First of all, congratulations to Maani and the GAM; as far as planning, they’ve done a whole lot of it. Second of all (there’s always one, right?), the Master Plan is undeniably ambitious but has massive shortfalls. People seem to forget that Amman is the most expensive city in the Arab world compared to real income. The division between East and West Amman is a river that runs very, very deep. Necessary infrastructure is often absent, and none currently exists that could ever hope to sustain modern high rise structures allocated in the plan. Traffic remains chaotic despite massive (and appreciated) efforts to remedy the situation, and that is due to various reasons, including the total absence of organized and functioning public transportation.
And this list, this second-of-all, goes on and on and on.
The general public tends to be shut out of all the planning. Sure, there are various sessions for the public to voice their opinions, and that has been especially true of the GAM (to their credit), but nevertheless, to what extent the average Jordanian’s voice can actually affect public policy is debatable.
And so we depend on people in positions of power to do the planning and make the decisions they feel are right for us. That’s politics.
The most I, or anyone can do, is pray.
Pray that plans have taken in to consideration the essentials. Pray that the plans won’t end up widening the demographic rift. Pray that a leadership award entails, you know, actual leadership.
Pray for fulfillment.
Well, that is great news! It’s noticed and highly appreciated that GAM is doing a hard work -focused on traffic- to solve many issues.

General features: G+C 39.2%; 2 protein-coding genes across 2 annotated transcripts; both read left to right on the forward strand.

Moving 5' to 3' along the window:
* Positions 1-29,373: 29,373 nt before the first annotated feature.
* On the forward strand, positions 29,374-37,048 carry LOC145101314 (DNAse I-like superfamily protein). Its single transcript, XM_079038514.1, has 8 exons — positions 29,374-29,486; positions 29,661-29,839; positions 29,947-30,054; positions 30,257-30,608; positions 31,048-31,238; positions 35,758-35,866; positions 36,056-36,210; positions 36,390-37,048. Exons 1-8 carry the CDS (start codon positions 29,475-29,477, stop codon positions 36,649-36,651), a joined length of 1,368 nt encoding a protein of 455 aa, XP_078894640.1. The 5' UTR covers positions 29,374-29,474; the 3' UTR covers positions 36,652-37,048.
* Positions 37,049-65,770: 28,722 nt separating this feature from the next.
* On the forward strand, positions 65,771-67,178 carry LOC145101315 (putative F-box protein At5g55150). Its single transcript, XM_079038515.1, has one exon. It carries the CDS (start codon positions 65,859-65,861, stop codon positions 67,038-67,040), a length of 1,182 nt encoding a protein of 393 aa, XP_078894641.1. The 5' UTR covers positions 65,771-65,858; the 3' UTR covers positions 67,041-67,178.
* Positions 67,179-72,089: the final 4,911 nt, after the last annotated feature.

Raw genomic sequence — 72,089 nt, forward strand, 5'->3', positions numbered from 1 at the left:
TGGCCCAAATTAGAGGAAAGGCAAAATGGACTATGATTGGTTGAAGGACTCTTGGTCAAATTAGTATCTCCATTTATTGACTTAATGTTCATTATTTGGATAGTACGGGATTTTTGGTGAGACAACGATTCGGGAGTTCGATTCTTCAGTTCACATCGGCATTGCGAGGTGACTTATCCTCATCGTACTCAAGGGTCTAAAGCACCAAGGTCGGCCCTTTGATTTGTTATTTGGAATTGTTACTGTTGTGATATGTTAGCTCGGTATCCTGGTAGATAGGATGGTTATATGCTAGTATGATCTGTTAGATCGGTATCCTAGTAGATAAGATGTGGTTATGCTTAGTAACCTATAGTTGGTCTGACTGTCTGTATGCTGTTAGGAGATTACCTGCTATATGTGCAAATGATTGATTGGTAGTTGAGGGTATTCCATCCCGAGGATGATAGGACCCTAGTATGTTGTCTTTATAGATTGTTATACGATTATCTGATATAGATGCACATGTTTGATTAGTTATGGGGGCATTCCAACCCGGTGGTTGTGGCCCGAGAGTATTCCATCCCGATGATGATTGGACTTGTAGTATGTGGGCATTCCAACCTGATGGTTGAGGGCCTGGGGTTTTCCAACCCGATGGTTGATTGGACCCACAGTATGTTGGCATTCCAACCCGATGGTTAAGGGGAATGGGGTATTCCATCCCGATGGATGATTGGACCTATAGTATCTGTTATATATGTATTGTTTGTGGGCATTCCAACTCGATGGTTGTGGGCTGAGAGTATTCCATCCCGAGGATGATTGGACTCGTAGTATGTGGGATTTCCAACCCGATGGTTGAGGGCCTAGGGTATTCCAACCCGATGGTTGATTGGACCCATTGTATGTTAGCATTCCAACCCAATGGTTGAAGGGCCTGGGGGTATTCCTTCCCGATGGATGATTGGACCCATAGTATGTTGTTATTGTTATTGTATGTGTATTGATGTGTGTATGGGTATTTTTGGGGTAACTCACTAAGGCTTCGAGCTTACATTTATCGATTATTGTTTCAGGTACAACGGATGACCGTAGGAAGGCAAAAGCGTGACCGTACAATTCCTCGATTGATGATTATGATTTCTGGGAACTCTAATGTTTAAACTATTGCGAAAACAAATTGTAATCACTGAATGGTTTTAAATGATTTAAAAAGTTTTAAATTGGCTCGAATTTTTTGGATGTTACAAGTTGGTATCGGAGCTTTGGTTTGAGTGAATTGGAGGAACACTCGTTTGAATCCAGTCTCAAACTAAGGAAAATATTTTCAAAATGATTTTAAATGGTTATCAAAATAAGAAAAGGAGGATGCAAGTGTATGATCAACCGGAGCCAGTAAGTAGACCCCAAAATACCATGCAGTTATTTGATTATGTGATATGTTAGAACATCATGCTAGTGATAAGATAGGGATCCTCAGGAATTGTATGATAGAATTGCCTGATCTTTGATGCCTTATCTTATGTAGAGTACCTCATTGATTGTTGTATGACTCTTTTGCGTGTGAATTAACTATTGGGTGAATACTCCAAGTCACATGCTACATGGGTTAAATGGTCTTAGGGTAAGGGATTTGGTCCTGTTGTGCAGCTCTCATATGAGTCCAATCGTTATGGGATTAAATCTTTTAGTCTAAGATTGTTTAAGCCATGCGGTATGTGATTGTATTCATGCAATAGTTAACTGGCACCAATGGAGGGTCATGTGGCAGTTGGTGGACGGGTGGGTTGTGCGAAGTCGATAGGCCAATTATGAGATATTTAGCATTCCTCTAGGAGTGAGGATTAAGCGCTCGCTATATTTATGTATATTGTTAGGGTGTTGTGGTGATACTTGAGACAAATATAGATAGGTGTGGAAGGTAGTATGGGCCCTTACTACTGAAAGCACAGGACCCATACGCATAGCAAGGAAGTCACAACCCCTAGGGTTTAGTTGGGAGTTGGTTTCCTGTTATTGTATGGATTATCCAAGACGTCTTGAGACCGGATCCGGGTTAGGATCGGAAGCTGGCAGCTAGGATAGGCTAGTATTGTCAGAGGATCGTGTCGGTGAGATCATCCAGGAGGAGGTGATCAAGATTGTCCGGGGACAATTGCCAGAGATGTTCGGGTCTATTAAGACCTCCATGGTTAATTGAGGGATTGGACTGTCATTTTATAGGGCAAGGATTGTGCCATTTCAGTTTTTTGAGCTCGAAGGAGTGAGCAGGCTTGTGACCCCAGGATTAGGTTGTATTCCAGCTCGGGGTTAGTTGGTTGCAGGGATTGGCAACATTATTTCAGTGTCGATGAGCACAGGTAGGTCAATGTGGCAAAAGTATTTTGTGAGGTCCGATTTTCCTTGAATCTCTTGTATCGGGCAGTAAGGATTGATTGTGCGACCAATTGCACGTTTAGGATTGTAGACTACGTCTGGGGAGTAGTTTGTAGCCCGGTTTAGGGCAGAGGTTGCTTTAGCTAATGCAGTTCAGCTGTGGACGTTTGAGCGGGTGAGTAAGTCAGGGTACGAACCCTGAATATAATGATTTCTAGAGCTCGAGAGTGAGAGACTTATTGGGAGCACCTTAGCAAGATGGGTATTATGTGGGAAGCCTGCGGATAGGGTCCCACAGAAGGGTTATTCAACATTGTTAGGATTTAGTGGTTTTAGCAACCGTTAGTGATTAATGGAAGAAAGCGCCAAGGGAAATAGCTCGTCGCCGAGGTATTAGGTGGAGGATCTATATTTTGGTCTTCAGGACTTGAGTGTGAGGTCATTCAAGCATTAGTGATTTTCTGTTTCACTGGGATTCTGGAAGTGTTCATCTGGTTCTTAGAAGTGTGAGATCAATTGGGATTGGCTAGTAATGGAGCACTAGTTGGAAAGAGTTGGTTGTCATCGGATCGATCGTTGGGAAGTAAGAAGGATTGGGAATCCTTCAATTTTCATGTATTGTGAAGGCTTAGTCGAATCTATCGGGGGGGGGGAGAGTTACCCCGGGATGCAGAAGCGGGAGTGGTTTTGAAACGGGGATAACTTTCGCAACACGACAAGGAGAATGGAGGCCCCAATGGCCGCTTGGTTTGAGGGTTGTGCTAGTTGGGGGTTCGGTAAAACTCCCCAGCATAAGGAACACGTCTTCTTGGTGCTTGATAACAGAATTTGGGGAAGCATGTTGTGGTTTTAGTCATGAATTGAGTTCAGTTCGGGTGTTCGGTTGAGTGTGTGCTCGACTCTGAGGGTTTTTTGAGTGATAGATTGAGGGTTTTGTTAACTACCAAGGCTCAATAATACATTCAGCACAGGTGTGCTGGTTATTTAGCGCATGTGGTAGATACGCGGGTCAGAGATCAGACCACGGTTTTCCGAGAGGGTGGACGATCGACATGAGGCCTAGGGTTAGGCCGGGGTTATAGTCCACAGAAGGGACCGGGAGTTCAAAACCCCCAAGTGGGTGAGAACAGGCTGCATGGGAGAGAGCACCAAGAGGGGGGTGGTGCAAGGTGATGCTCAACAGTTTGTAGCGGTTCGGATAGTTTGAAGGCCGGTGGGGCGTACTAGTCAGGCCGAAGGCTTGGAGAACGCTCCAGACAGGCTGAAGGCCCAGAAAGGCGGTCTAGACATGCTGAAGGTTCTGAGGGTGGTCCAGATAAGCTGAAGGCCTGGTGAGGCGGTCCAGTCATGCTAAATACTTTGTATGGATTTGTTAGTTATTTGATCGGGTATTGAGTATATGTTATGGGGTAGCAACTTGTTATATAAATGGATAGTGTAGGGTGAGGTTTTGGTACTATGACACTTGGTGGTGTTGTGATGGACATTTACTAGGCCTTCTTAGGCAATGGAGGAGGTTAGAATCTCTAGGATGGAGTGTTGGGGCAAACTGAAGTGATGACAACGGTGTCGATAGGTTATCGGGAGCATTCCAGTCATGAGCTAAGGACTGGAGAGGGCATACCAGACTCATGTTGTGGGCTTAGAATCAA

Planning is a good thing, implementing or at least trying to implement is greater. No one can deny the fact that many things started to get better, there are efforts.
Wonâ€™t be proud of anything more than seeing our Arab world free and on topâ€¦
The GAM under Maani’s management surely had value in development scope. However, they inherited many BIG mistakes from before, like abdali implementation, Jordan gate details, ghamadan forest usage, destroyed/non-maintained infrastructure.. I ve been looking into announcements of the master plan and its headlines, yet no official document i found, waiting for the full release after the fifth announcement. Does anyone know where to find any detailed document in that regard?
The GAM may be trying hard, the Mayor may be cool and gets it, has a few good people around him who have invested good effort and resources into the planning. But like most of our challenges, what we plan for and what (if) is implemented are many times quite different. We also dont truly look at people behavior and customize accordingly – I really find a huge disconnect between the physical structure of this city and how people behave, or need to live.